This past summer, Vancouver-based Markus Frind sold his Plenty of Fish dating site for a cool $545 million dollars. Having spent a few years kicking around on various dating sites, and being a web developer, I had ideas of making my own dating site. Well, Plenty of Fish started in 2003 and now it’s 2015 and the online dating market is ridiculously crowded.

However, I took an interest in dating internationally. In 2014 I visited Ukraine and toured there to meet women in person with Dream Connections. It was a great experience, I loved Ukraine! But I didn’t find my love. So I went back to dating locally in Vancouver. After I while I started to think about Ukraine again, and I took a look online to see if I could find anyone to connect with. However, I was not happy with the options available for international dating, so I thought maybe the world needed a better international dating site.

I met someone in the spring. She is Ukrainian, but I found her locally on

I continued to think about international dating and travel dating. In doing more research in this market space, I found out that there are a few international dating options available:,,, and

This highlighted the hardest part of international dating apps. How do you get user attention worldwide? I had searched the internet a year ago for such applications and came up empty handed, even though these applications did exist at the time.

So this put a damper on my dreams of making big money from building such an application. But I still had the itch to build a social media application. I wanted to refresh my skill set with new technologies and to give myself a project to really dig into. So even if the project doesn’t become successful and popular, I still want to build something and express my take on how international dating could be done. The journey is the reward.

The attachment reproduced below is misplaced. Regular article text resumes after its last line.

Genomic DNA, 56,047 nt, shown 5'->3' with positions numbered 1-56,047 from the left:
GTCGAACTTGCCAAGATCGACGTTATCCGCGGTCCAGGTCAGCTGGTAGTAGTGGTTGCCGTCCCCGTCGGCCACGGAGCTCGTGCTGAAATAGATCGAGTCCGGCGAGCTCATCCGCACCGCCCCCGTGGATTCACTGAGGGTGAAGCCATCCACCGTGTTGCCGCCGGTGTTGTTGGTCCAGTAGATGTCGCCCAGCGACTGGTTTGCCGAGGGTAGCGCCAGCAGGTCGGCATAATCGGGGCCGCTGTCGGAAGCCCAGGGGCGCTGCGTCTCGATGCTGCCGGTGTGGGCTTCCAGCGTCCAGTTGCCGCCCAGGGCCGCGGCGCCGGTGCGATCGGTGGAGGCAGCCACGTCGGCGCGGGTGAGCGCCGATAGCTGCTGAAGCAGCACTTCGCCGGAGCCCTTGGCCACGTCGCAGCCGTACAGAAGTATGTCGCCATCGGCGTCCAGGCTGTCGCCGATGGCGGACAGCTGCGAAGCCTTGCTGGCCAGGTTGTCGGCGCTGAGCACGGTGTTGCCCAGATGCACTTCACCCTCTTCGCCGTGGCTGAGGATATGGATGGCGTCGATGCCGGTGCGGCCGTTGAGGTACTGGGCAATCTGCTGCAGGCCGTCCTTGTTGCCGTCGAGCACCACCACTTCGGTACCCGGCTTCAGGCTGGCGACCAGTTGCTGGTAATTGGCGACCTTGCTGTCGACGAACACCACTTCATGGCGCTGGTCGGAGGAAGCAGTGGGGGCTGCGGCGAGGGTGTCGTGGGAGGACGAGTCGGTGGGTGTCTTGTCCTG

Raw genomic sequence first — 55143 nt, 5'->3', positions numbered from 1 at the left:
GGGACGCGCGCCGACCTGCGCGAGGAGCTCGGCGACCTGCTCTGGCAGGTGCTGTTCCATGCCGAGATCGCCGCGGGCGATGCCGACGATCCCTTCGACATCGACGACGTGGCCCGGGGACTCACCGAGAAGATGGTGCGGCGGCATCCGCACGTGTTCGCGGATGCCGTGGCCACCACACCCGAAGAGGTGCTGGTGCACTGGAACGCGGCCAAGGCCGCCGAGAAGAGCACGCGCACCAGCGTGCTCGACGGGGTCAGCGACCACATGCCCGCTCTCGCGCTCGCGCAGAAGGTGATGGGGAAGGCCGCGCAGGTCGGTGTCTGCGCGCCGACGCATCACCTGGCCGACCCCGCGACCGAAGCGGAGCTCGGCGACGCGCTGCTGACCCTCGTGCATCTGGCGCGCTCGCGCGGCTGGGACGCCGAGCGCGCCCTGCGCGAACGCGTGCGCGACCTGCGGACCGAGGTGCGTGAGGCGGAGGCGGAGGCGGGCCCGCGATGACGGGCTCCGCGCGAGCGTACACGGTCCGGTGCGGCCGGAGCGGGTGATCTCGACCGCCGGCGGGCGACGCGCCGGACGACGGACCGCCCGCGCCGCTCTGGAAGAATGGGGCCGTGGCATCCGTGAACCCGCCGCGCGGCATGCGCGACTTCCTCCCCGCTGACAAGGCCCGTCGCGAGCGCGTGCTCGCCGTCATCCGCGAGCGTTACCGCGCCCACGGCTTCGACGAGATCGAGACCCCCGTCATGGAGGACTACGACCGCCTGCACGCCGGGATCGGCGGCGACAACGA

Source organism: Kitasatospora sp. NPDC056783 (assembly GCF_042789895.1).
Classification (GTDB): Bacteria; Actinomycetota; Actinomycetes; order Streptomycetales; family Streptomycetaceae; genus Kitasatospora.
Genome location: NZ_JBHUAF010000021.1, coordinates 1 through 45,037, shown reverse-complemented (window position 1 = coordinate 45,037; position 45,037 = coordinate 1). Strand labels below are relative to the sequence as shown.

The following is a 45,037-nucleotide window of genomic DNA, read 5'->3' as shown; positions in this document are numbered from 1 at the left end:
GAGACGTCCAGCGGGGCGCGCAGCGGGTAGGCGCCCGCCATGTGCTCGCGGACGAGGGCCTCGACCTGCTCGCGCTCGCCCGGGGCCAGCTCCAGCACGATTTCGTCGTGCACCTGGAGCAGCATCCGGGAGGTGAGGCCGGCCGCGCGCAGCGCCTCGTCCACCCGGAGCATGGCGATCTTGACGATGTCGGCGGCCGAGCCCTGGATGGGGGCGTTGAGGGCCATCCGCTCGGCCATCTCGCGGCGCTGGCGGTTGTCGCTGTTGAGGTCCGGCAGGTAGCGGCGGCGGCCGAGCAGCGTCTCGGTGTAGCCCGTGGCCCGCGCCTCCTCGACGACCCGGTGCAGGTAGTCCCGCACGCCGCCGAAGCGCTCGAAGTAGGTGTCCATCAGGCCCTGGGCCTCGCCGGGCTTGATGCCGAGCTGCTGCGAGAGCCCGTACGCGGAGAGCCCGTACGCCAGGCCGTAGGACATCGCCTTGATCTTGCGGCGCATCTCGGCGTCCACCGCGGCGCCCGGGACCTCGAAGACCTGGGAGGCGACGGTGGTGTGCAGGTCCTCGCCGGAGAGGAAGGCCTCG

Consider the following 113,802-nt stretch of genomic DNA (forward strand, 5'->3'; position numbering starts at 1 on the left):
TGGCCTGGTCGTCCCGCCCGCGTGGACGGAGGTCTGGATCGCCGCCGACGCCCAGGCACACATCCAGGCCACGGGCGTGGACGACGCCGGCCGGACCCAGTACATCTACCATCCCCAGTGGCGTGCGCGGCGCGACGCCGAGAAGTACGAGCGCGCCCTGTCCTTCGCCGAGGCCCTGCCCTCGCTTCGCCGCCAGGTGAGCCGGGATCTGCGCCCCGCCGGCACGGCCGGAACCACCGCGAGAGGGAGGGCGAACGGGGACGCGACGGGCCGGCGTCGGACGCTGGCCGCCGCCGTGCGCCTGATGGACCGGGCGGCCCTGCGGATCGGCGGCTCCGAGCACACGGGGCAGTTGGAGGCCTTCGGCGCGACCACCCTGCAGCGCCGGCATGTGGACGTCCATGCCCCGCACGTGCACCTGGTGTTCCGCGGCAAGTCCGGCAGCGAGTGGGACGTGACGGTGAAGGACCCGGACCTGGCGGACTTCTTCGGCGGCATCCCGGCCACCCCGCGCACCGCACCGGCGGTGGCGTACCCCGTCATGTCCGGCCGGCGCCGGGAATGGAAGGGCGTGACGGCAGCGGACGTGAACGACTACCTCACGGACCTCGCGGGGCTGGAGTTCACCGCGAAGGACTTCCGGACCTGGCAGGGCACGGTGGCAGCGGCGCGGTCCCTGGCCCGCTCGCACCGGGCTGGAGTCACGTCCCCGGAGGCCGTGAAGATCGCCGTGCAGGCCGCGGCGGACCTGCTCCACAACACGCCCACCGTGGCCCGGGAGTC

For now I intend to develop the application as an open source project. Both as a showcase of my skills and with the idea that I may attract other social media developers who want to contribute in the project.

Knowing now approximately what I wanted to build, my starting technology choice were easily made. I selected PostgreSQL, Python 3, Pyramid and Ember.js. For the backend the three PPP’s were easy choices. They are technologies I am familiar with and can be productive out of the gate.

For the Javascript I wavered on the choice single-page interface frameworks. Last year I reviewed AngularJS, Ember.js and Backbone/Marionette as the three more prominent SPI framework choices. Ember.js appealed to me a little bit more as a cohesive application development stack … but don’t take that as a critical technology choice, I’m new to all of the SPI frameworks. Using Ember.js will be a learning experience for me.

But for now this is all still talk, I have an empty database, some skeleton files and a headful of ideas on how to build such an application …


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